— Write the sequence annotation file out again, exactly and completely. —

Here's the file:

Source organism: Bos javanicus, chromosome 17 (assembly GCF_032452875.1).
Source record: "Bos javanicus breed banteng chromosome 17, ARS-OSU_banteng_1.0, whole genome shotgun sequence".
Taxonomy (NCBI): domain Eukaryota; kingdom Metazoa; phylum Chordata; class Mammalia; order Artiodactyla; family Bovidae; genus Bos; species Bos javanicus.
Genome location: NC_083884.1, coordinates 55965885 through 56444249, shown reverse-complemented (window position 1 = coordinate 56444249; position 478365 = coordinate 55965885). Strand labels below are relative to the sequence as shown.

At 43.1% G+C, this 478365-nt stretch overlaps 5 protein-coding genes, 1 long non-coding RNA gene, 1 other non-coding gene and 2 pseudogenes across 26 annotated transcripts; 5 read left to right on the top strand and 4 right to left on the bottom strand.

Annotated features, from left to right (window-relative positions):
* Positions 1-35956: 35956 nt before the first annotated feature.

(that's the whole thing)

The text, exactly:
Source organism: Bos javanicus, chromosome 17 (assembly GCF_032452875.1).
Source record: "Bos javanicus breed banteng chromosome 17, ARS-OSU_banteng_1.0, whole genome shotgun sequence".
Taxonomy (NCBI): domain Eukaryota; kingdom Metazoa; phylum Chordata; class Mammalia; order Artiodactyla; family Bovidae; genus Bos; species Bos javanicus.
Genome location: NC_083884.1, coordinates 55965885 through 56444249, shown reverse-complemented (window position 1 = coordinate 56444249; position 478365 = coordinate 55965885). Strand labels below are relative to the sequence as shown.

At 43.1% G+C, this 478365-nt stretch overlaps 5 protein-coding genes, 1 long non-coding RNA gene, 1 other non-coding gene and 2 pseudogenes across 26 annotated transcripts; 5 read left to right on the top strand and 4 right to left on the bottom strand.

Annotated features, from left to right (window-relative positions):
* Positions 1-35956: 35956 nt before the first annotated feature.